So Solomon's humble request is just this: “Give me now wisdom and knowledge to go out and come in before this people” (2 Chronicles 1:10a). Offered a blank check by God, he uses it not for any personal gain but only to be equipped for the job, so that he can be a faithful steward in God's sight. Even when God offers Solomon a blank-check blessing, Solomon wants to use it for God (2 Chronicles 1:11b)! And God is so pleased that he replies, “Wisdom and knowledge are granted to you; I will also give you riches, possessions, honor, such as none of the kings had who were before you, and none after you shall have the like” (2 Chronicles 1:12).

The dream ends. Dawn breaks. Solomon is roused from his sleep. But he gets up a changed man – a man in communion with God's Wisdom, with eyes of insight and a sharper mind than ever. And so he leaves the tent of meeting at Gibeon. He returns to Jerusalem, his capital city, from which he resumes his reign over all Israel (2 Chronicles 1:13). And he thoroughly prospers, just as the Lord had promised (2 Chronicles 1:14-17).

Over the next few months, we're going to explore God's gift to Solomon. Because Solomon didn't hoard this wisdom all to himself. The wisdom-sayings he collected or composed were later compiled, and they form the core of the book we know as Proverbs. As we glean from that book, topic by topic, we'll come to recognize how it not only gives us practical lessons, but how it points us to the King Greater Than Solomon: Jesus Christ, the Wisdom of God (cf. Matthew 12:42; 1 Corinthians 1:24).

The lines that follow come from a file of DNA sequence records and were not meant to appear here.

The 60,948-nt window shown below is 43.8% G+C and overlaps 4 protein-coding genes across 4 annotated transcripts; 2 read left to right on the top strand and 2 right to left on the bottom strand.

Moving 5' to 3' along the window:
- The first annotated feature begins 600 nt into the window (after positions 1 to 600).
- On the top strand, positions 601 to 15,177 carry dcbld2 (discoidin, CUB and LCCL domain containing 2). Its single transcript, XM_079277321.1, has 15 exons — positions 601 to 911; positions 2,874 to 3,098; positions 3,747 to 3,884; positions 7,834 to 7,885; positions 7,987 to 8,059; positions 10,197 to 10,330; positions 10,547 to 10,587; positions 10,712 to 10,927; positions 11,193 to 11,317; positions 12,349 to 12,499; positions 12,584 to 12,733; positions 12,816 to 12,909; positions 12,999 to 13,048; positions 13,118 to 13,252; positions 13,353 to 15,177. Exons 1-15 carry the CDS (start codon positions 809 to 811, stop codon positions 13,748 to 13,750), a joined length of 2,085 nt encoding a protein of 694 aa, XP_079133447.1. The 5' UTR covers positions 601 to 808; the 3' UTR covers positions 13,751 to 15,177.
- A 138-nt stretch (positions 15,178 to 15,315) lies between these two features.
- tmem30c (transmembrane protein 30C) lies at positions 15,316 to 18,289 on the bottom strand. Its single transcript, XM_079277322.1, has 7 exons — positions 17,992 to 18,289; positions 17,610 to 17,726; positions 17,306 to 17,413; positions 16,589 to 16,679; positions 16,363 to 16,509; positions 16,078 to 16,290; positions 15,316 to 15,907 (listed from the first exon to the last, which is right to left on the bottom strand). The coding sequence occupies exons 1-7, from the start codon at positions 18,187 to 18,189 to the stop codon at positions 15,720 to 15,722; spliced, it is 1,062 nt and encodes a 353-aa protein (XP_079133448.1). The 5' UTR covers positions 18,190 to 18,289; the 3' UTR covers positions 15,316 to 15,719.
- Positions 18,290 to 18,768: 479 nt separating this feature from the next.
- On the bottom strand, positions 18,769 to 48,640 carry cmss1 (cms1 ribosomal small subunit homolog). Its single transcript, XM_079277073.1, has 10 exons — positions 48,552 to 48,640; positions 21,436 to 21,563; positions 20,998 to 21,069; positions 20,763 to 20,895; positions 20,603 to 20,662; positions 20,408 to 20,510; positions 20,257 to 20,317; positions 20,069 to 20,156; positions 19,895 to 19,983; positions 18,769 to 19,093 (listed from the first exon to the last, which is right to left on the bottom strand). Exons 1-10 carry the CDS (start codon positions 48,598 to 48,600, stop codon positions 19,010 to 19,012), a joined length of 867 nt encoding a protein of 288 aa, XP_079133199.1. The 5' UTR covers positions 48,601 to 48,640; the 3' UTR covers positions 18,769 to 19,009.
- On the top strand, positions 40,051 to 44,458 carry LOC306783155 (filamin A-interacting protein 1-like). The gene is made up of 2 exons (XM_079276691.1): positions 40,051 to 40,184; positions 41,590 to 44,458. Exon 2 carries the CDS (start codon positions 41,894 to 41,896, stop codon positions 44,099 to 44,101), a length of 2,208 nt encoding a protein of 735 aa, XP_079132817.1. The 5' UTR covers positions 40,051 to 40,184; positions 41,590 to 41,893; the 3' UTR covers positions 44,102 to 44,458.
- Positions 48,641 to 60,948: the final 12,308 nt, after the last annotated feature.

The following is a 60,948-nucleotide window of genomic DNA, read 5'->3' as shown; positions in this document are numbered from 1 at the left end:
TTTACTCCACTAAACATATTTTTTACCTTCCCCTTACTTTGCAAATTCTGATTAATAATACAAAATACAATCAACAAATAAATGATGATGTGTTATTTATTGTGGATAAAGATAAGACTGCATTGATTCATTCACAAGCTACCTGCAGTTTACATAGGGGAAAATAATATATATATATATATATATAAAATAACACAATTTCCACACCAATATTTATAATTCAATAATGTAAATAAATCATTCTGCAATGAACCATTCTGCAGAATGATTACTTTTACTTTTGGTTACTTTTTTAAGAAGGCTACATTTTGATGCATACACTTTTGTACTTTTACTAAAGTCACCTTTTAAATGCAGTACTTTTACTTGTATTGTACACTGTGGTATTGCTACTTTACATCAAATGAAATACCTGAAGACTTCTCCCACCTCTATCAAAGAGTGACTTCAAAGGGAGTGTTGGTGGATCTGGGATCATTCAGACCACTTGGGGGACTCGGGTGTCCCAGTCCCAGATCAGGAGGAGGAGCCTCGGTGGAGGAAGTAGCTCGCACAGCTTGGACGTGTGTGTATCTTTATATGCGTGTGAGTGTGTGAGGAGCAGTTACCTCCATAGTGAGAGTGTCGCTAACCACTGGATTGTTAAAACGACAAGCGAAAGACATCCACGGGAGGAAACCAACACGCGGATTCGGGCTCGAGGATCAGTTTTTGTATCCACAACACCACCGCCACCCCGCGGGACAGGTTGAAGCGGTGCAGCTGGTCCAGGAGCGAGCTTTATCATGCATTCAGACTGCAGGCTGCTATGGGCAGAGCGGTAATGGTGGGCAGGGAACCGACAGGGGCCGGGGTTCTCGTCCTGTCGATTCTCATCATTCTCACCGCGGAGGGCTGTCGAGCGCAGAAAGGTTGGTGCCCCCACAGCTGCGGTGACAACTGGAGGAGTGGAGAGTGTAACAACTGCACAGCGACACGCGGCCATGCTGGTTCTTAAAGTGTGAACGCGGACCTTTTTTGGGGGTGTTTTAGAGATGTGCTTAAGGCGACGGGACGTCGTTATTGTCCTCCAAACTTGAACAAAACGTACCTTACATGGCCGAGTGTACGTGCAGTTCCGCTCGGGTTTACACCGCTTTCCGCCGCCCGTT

But before we get to all that, we pause here to see two things that Solomon knew before he even got this gift of wisdom and knowledge. First is this: Blessings are cause for costly expressions of gratitude. Solomon was established as king by God's faithfulness; Solomon therefore reacted to God's faithfulness by making sacrifices and devoting himself to worship. And God is still faithful – he establishes us, and if we're to be more like this Solomon at his best, our gratitude will express itself through sacrifice and worship. And the second lesson is this: God-centeredness and faithful stewardship are the metric of success. Solomon didn't define success in any of the self-serving ways he could have, when he was given a blank check for a blessing. He only wanted to get the wisdom and knowledge he needed to steward God's people well, and he kept himself focused on God. Just the same, every other metric we use to define church success pales. Our success as a church, and your success as people, is based on whether we're seeking God and are faithful and responsible stewards of the mission he has assigned to us. We chase nothing else for its own sake, but rejoice in it as an unsought bonus.

So in the coming months, we like Solomon will sit at the feet of Wisdom, learning how to live and how to live well. May we seek it with gratitude and with an eye to what truly matters most. But here we are now, gathered for our congregational meeting. God established Solomon's kingdom, and God gives us a new year of ministry in this community for the sake of his name – he has raised us up as a temple. And we now gather to ask God to give us the wisdom we'll need to carry out the ministry he's trusted to our care. That, and nothing else, is what this congregational meeting is all about. Amen.